7 Organic Fertilizers You Might be Throwing Away

Buying organic fertilizer can be pricey.  Did you know that there are ingredients you may be throwing away that can be used to fertilize your garden for free? We’ve put together a list of seven free ingredients that can be taken from the trash and converted to organic soil improvement treasure.

GRASS CLIPPINGS

Did you know that if you mow your grass and don’t pick up the clippings you can actually fertilize your lawn?  If you don’t like the way your grass looks when you do this, wait 24 hours.  Clippings sink down into your grass and begin breaking down within a few days.  If that method sounds reprehensible to you, hold on to your grass clippings for your garden.  Grass clippings can serve two purposes:

1.) they prevent weeds and

2.) they conserve moisture.  These are two things that store bought fertilizers can’t do.

You might be wondering how grass clippings measure up on the N-P-K scale (nitrogen, phosphorous and potassium).  The answer depends on how old the grass clippings are.  Fresh clippings can be 5% nitrogen, while older clippings are more like 2%.

Careful! If you have treated your lawn with any herbicides, do not collect and use the grass clippings until at least a month later.

Banana Peels

Banana peels are something everyone throws away. The peels are rich in potassium, phosphorous and calcium.  The peels can be buried whole or cut up into chunks and buried at the base of a plant.  They can also be soaked in water for 48 hours.  Just pour the banana juice directly to your plants.   If you choose to plant them, they should be planted no deeper than four inches.  The peels can also be dried out and ground up into fertilizer.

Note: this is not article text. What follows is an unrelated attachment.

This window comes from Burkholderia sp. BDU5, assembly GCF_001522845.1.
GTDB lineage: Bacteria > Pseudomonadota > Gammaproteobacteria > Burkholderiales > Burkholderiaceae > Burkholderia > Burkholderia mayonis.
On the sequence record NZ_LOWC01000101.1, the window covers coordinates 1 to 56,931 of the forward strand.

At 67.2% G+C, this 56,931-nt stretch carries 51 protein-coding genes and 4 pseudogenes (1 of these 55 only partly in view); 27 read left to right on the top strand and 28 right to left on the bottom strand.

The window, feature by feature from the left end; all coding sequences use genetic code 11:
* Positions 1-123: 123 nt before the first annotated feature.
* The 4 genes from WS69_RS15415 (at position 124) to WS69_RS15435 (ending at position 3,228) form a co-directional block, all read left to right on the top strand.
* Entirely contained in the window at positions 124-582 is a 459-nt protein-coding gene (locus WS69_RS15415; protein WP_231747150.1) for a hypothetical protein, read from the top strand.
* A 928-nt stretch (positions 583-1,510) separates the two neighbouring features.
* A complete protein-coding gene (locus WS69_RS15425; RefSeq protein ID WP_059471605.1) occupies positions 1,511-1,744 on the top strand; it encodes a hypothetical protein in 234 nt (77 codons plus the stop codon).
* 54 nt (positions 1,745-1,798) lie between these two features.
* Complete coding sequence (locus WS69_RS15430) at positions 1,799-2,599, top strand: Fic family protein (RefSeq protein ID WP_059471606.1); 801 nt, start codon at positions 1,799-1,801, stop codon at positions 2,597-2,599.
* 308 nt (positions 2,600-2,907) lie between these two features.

WOOD ASH

Ash from your fireplace is very rich in potassium and can raise the PH level of your soil because they are highly alkaline.  It makes for a good substitute for garden lime.   If you are a really hard core gardener, did you know that mixing urine with wood ash is an ideal fertilizer? National Geographic reports that it could increase your garden’s productivity by five times. If you want to stick with using pure ash, it works very well spread over your lawn.  The application should be no more than 20 pounds for 1000 square feet of grass.

EGG SHELLS

Egg shells are a great way to add calcium to your soil.  They can be added directly to your compost pile, if you compost.  Alternatively, you can put crushed shells at the bottom of the hole before you plant something new.  This works especially well for tomato plants.  Egg shells have a secondary benefit, the deter slugs and snails.  If you find your plants are being eaten up by mollusks, sprinkle crushed up egg shells around the base of your plant.

 

FISH WASTE

This free source of fertilizer may require a bit more ingenuity than the others listed, but it’s pretty cool.  You can actually grow plants without soil in the water from your fish tank.  It’s called aquaponics.  If you want to learn more about how to do it read this article:  Transform Fish Waste Into Food.

COFFEE GROUNDS

Coffee is something many of us drink every day, but it can also be great for your soil.  Even if you don’t drink coffee your local coffee shop may save their grounds for you.  Just ask them if you can take grounds away;  they may have a system in place to help you out.

Coffee grounds are an excellent source of nitrogen.  Grounds can either be spread directly onto the soil or mixed into your compost pile.  If they are spread on top of the soil, they can act as a moisture barrier like peat moss.  If you add them to compost, the ideal compost recipe is 1/3 leaves, 1/3 coffee grounds and 1/3 grass clippings.

COOKING WATER

It may not surprise you to know that when you boil or steam vegetables many of the nutrients left in the pan can be good for  your plants.  A few rules of thumb to stick to:

1.) Don’t use water that has sodium or sugar added to it

2.) Use the water as soon as it has cooled and 3.) Don’t use water that has been used to cook starchy vegetables like potatoes.